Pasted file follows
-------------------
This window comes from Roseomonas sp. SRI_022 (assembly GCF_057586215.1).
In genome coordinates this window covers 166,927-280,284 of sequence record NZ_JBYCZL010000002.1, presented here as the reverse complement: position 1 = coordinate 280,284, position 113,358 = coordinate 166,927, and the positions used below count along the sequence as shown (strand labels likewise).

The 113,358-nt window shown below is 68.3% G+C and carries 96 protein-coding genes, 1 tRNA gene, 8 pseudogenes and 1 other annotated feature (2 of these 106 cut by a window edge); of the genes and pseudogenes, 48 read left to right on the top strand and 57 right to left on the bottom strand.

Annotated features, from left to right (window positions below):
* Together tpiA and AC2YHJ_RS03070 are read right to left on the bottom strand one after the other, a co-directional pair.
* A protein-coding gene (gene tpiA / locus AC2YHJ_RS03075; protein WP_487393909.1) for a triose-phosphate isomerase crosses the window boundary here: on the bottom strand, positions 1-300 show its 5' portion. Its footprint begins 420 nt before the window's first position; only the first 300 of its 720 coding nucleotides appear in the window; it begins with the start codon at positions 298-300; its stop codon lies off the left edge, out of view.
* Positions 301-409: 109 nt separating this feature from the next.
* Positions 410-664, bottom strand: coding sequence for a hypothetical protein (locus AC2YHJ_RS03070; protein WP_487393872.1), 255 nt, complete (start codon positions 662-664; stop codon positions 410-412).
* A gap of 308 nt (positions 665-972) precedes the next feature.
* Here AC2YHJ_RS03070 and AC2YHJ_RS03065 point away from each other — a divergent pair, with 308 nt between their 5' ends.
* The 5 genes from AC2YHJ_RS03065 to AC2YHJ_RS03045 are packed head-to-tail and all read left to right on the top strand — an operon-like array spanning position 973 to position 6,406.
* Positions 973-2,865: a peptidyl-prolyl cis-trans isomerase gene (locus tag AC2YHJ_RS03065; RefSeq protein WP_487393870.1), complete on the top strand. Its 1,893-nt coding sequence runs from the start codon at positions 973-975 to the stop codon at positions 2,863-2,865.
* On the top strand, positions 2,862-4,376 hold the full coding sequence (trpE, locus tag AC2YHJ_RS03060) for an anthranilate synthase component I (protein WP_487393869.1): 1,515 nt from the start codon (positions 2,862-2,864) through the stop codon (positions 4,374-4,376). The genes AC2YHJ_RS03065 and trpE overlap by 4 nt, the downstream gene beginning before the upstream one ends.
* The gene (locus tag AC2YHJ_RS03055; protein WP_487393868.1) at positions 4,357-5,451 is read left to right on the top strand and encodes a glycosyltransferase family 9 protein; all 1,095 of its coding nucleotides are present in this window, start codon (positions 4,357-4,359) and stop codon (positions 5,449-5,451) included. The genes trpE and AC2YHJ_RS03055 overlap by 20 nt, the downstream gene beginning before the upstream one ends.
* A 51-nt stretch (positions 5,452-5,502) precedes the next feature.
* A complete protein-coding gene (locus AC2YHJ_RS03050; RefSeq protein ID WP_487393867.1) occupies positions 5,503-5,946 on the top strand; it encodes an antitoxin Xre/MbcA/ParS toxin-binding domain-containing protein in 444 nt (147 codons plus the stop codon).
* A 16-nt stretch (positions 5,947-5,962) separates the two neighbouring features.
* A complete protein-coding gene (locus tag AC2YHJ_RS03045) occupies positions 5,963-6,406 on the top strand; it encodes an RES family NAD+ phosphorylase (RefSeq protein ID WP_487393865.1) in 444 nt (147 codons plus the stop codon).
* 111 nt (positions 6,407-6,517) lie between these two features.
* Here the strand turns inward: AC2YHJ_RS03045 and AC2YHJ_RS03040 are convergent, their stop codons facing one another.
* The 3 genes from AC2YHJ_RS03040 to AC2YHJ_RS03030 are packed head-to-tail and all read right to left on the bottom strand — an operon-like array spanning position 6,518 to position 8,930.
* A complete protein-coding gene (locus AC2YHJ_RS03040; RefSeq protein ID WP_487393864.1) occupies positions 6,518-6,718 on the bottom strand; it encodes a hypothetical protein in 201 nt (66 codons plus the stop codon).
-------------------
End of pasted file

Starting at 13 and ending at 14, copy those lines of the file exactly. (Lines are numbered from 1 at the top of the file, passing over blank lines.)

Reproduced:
* On the top strand, positions 2,862-4,376 hold the full coding sequence (trpE, locus tag AC2YHJ_RS03060) for an anthranilate synthase component I (protein WP_487393869.1): 1,515 nt from the start codon (positions 2,862-2,864) through the stop codon (positions 4,374-4,376). The genes AC2YHJ_RS03065 and trpE overlap by 4 nt, the downstream gene beginning before the upstream one ends.
* The gene (locus tag AC2YHJ_RS03055; protein WP_487393868.1) at positions 4,357-5,451 is read left to right on the top strand and encodes a glycosyltransferase family 9 protein; all 1,095 of its coding nucleotides are present in this window, start codon (positions 4,357-4,359) and stop codon (positions 5,449-5,451) included. The genes trpE and AC2YHJ_RS03055 overlap by 20 nt, the downstream gene beginning before the upstream one ends.